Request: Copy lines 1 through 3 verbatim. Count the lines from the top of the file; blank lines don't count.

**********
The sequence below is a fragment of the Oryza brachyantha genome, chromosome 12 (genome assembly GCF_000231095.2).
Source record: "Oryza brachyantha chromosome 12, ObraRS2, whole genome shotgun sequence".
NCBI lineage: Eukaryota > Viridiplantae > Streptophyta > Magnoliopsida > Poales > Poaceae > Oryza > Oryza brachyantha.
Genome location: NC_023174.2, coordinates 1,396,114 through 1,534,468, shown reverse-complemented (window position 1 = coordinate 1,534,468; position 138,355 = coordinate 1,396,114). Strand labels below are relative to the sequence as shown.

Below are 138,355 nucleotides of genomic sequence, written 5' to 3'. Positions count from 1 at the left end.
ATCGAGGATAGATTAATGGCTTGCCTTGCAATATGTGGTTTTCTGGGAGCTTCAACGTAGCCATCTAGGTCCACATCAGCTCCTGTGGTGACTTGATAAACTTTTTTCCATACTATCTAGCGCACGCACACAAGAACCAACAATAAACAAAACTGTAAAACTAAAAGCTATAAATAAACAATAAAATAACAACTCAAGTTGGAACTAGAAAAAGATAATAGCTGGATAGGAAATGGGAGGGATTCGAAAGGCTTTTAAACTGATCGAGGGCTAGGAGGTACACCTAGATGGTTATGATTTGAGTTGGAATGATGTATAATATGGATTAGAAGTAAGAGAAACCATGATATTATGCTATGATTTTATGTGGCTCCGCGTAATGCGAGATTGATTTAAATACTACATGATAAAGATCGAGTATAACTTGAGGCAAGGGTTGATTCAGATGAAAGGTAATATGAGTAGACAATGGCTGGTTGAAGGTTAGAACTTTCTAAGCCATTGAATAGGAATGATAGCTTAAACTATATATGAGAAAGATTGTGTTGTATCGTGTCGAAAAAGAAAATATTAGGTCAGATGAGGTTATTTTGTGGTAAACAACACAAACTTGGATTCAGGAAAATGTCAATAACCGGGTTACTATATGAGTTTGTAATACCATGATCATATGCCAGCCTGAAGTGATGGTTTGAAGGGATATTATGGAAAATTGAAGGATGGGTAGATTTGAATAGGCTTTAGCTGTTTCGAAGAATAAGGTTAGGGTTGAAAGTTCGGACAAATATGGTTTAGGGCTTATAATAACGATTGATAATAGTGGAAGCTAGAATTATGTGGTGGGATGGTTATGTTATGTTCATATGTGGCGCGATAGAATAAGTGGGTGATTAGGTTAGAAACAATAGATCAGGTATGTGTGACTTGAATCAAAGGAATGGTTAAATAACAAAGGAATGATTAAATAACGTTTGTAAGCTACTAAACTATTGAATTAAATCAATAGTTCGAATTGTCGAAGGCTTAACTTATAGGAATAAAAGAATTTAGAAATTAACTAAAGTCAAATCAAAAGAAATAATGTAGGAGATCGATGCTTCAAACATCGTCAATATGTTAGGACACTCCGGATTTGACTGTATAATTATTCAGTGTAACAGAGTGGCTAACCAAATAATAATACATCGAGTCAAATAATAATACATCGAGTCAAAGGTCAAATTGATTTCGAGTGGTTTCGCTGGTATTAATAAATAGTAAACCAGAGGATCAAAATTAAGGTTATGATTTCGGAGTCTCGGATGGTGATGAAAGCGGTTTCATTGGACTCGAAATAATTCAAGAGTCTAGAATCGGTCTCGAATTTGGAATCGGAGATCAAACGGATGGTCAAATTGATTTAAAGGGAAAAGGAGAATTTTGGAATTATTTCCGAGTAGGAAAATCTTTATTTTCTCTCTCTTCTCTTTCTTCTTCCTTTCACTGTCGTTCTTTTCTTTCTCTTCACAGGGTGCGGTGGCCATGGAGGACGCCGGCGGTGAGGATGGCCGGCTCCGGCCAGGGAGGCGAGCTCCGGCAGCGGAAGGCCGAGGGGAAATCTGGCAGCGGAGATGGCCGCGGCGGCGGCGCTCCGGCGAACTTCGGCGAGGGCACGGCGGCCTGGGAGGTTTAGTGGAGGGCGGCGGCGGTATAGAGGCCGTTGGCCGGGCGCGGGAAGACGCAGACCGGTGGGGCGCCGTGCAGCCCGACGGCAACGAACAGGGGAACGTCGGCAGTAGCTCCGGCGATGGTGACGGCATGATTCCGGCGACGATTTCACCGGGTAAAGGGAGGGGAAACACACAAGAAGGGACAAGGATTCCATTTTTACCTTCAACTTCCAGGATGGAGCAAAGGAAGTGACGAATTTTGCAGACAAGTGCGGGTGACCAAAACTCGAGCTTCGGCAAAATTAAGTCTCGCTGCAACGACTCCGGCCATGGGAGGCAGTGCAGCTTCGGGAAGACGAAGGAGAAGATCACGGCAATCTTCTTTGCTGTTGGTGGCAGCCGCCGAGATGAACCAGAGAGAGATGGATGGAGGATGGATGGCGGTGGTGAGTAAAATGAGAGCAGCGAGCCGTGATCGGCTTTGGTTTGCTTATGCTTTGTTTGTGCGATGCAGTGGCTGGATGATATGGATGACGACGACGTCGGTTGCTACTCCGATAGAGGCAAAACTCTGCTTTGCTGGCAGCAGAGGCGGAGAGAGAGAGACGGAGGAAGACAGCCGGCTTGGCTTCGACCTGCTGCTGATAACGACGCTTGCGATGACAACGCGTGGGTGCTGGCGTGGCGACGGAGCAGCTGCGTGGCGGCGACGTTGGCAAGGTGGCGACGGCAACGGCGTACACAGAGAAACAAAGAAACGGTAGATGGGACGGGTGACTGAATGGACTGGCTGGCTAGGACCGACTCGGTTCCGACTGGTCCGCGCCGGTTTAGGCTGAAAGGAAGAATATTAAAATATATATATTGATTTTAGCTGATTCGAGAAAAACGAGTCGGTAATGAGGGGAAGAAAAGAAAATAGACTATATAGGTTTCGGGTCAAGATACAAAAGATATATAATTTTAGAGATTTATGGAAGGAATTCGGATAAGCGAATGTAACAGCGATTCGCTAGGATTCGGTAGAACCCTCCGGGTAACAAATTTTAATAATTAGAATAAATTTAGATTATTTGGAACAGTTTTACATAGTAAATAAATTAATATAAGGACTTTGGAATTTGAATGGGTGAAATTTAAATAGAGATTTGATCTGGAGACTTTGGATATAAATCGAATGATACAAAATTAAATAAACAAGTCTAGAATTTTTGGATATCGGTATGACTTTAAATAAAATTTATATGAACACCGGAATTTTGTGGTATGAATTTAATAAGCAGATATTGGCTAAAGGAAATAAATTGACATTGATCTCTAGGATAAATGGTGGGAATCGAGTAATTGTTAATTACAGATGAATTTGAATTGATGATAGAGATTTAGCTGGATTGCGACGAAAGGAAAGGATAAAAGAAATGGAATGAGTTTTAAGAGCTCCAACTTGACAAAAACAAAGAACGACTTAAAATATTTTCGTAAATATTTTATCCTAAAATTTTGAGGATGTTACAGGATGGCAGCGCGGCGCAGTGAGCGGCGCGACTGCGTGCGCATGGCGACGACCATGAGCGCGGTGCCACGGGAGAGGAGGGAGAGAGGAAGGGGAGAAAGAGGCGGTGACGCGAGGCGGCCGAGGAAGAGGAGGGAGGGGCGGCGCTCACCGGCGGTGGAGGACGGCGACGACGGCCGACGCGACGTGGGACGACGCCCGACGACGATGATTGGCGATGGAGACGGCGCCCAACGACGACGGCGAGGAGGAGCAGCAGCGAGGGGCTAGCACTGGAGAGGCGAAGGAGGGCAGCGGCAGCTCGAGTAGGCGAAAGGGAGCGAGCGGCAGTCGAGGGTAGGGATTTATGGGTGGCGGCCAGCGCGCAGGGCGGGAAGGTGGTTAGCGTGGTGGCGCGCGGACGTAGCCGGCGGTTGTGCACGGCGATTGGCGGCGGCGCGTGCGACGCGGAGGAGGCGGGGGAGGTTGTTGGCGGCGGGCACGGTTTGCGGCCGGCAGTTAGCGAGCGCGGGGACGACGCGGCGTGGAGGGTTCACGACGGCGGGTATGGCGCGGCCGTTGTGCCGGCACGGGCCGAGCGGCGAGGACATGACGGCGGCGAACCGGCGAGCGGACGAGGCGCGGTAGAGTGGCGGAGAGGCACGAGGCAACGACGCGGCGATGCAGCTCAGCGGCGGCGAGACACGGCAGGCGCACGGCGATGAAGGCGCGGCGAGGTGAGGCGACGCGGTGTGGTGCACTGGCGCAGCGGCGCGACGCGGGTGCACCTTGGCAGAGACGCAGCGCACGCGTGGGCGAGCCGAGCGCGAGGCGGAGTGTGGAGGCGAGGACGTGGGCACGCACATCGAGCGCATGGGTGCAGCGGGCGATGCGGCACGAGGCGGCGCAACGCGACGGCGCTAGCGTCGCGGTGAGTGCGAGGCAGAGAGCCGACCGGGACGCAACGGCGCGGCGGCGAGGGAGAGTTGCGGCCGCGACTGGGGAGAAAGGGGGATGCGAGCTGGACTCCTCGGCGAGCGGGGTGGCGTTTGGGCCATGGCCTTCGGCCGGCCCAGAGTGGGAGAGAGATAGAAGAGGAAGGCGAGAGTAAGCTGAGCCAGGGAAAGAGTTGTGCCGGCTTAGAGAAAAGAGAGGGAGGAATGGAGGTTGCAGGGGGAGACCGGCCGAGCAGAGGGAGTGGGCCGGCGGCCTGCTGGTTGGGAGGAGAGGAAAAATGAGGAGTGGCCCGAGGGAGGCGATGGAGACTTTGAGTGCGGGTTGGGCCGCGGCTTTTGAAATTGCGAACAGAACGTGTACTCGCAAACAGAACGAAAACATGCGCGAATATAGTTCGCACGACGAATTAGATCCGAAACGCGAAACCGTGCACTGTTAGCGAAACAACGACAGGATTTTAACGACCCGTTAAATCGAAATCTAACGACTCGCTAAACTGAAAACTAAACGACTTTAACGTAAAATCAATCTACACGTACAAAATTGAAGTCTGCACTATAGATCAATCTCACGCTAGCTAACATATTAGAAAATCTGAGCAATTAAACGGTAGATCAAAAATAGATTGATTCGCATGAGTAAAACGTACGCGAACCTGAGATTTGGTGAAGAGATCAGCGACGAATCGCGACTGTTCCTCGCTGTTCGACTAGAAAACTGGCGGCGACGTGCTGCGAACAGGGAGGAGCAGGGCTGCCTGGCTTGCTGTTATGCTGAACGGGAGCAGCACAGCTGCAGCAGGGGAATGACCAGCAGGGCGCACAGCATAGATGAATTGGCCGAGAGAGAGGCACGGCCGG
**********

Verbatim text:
The sequence below is a fragment of the Oryza brachyantha genome, chromosome 12 (genome assembly GCF_000231095.2).
Source record: "Oryza brachyantha chromosome 12, ObraRS2, whole genome shotgun sequence".
NCBI lineage: Eukaryota > Viridiplantae > Streptophyta > Magnoliopsida > Poales > Poaceae > Oryza > Oryza brachyantha.